Epistemic Stances Towards Theories

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What epistemic stances can be taken towards a theory?

There has been a long tradition of confusing different stances that a community can take towards a theory. Kuhn, for instance, used a number of equally vague words, including universally received,embraced, acknowledged, and committed, to describe the status of a theory.1pp. 10-13 Acceptance too has had a plethora of different meanings. Clarifying the list of possible stances towards a theory is one of the central topics within the ontology of scientific change.

In the scientonomic context, this question was first formulated by Hakob Barseghyan in 2015. The question is currently accepted as a legitimate topic for discussion by Scientonomy community. Epistemic Stances Towards Theories - Acceptance Use and Pursuit (Barseghyan-2015) is currently accepted by Scientonomy community as the best available theory on the subject. Epistemic Stances Towards Theories - Acceptance Use and Pursuit (Barseghyan-2015) states "The list of possible stances towards a theory includes acceptance, use, and pursuit."

Prehistory

In the historical literature, many different words have been used to describe the attitudes a scientific community can take towards a theory, generally without any attempt to clarify their respective meanings. Larry Laudan and Stephen Wykstra were among the first who distinguished between the acceptance and the pursuit of a theory.2pp. 108-114 3p. 216 Hakob Barseghyan has argued that a similar distinction was implicit in the work of Imre Lakatos, although Lakatos did not explicitly draw the distinction.4p. 335

History

Acceptance Record

Here is the complete acceptance record of this question (it includes all the instances when the question was accepted as a legitimate topic for discussion by a community):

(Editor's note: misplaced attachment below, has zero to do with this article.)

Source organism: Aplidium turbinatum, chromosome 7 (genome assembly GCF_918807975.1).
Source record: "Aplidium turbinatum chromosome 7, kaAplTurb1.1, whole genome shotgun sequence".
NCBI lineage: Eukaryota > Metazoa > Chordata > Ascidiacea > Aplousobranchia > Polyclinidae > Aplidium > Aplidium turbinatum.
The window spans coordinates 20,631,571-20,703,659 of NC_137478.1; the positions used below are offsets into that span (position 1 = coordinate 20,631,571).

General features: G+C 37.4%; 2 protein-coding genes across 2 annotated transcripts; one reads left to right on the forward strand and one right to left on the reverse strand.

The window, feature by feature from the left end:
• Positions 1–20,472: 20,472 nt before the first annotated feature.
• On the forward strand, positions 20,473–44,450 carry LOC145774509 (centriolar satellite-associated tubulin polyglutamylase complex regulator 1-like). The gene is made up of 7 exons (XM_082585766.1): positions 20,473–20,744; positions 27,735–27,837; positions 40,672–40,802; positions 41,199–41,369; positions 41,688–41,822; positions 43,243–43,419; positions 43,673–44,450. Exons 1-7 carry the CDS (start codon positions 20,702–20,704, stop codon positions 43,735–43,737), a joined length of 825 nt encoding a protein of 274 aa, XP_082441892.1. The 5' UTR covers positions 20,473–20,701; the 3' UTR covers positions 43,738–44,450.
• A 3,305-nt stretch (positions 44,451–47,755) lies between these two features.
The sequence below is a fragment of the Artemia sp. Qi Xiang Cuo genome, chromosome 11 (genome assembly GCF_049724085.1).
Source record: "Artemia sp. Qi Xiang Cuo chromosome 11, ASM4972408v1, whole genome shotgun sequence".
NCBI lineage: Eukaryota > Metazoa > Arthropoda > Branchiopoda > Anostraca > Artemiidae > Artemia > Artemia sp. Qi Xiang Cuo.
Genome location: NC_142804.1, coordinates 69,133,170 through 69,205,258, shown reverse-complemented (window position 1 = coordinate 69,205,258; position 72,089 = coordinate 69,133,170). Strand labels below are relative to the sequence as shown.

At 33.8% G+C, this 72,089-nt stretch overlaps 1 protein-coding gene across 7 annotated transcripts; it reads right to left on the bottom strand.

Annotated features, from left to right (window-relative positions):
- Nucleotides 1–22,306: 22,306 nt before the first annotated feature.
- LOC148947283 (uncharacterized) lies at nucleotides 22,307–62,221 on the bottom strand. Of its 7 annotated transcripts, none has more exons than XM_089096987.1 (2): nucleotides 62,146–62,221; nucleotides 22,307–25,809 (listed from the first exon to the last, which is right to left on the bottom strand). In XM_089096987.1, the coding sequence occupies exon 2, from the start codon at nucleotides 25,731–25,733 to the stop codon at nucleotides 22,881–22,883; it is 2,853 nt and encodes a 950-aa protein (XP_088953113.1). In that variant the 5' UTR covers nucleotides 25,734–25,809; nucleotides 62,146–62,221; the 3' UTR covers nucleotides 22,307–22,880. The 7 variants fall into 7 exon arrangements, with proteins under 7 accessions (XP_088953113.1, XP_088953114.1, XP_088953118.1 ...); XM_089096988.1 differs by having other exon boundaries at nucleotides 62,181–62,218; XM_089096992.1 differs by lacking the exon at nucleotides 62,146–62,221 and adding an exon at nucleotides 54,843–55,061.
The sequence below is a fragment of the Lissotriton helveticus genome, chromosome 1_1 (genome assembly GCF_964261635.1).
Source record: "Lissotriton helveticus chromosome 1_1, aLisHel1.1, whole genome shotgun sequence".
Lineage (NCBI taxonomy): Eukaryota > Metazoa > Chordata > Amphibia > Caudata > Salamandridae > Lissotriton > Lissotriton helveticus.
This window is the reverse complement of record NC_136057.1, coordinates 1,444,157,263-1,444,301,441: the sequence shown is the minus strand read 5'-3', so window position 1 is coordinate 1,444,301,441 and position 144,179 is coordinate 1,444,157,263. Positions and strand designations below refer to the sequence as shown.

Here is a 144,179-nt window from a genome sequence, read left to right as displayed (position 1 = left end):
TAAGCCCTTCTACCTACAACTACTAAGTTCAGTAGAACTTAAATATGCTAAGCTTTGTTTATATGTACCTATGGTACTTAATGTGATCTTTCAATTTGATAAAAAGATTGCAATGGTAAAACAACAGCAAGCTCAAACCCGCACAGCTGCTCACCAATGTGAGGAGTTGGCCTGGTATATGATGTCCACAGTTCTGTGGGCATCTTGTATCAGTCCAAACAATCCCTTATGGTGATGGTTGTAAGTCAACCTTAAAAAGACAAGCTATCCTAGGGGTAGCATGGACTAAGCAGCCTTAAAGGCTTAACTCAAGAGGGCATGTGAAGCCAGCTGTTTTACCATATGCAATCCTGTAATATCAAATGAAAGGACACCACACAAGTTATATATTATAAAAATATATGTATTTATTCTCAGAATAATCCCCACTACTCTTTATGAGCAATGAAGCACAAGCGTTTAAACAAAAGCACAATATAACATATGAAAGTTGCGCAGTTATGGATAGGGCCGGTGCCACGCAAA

CommunityAccepted FromAcceptance IndicatorsStill AcceptedAccepted UntilRejection Indicators
Scientonomy1 January 2016This is when the community accepted its first answer to this question, Epistemic Stances Towards Theories - Acceptance Use and Pursuit (Barseghyan-2015), which indicates that the question itself is legitimate.Yes

All Theories

The following theories have attempted to answer this question:
TheoryFormulationFormulated In
Epistemic Stances Towards Theories - Acceptance Use and Pursuit (Barseghyan-2015)The list of possible stances towards a theory includes acceptance, use, and pursuit.2015
Epistemic Stances Towards Theories - Scientificity Acceptance Use and Pursuit (Sarwar-Fraser-2018)The list of possible stances towards a theory includes scientificity, acceptance, use, and pursuit.2018
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Accepted Theories

The following theories have been accepted as answers to this question:
CommunityTheoryAccepted FromAccepted Until
ScientonomyEpistemic Stances Towards Theories - Acceptance Use and Pursuit (Barseghyan-2015)1 January 2016

Suggested Modifications

Here is a list of modifications concerning this topic:
ModificationCommunityDate SuggestedSummaryVerdictVerdict RationaleDate Assessed
Sciento-2018-0013Scientonomy28 December 2018Accept scientificity as a distinct epistemic stance that epistemic agents can take towards theories. Also accept several questions concerning the definition of scientificity and the applicability of scientificity to other epistemic elements as legitimate topics of scientonomic inquiry.Open

Current View

In Scientonomy community, the accepted theory on the subject is Epistemic Stances Towards Theories - Acceptance Use and Pursuit (Barseghyan-2015). It states: "The list of possible stances towards a theory includes acceptance, use, and pursuit." There are three distinct stances that one can take towards a theory: Read More

Open Questions

The following related topic(s) currently lack an accepted answer:

Related Topics

This topic is a sub-topic of Epistemic Stances. It has the following sub-topic(s):

This topic is also related to the following topic(s):

References

  1. ^  Kuhn, Thomas. (1970) The Structure of Scientific Revolutions, 2nd Edition. University of Chicago Press.
  2. ^  Laudan, Larry. (1977) Progress and Its Problems. University of California Press.
  3. ^  Wykstra, Stephen. (1980) Toward a Historical Meta-Method for Assessing Normative Methodologies: Rationability, Serendipity, and the Robinson Crusoe Fallacy. PSA: Proceedings of the Biennial Meeting of the Philosophy of Science Association, 211-222.
  4. ^  Barseghyan, Hakob. (2015) The Laws of Scientific Change. Springer.
  5. ^  Barseghyan, Hakob and Shaw, Jamie. (2017) How Can a Taxonomy of Stances Help Clarify Classical Debates on Scientific Change? Philosophies 2 (4), 24. Retrieved from http://www.mdpi.com/2409-9287/2/4/24.

Contributors

Paul Patton (6.7%), Hakob Barseghyan (93.3%)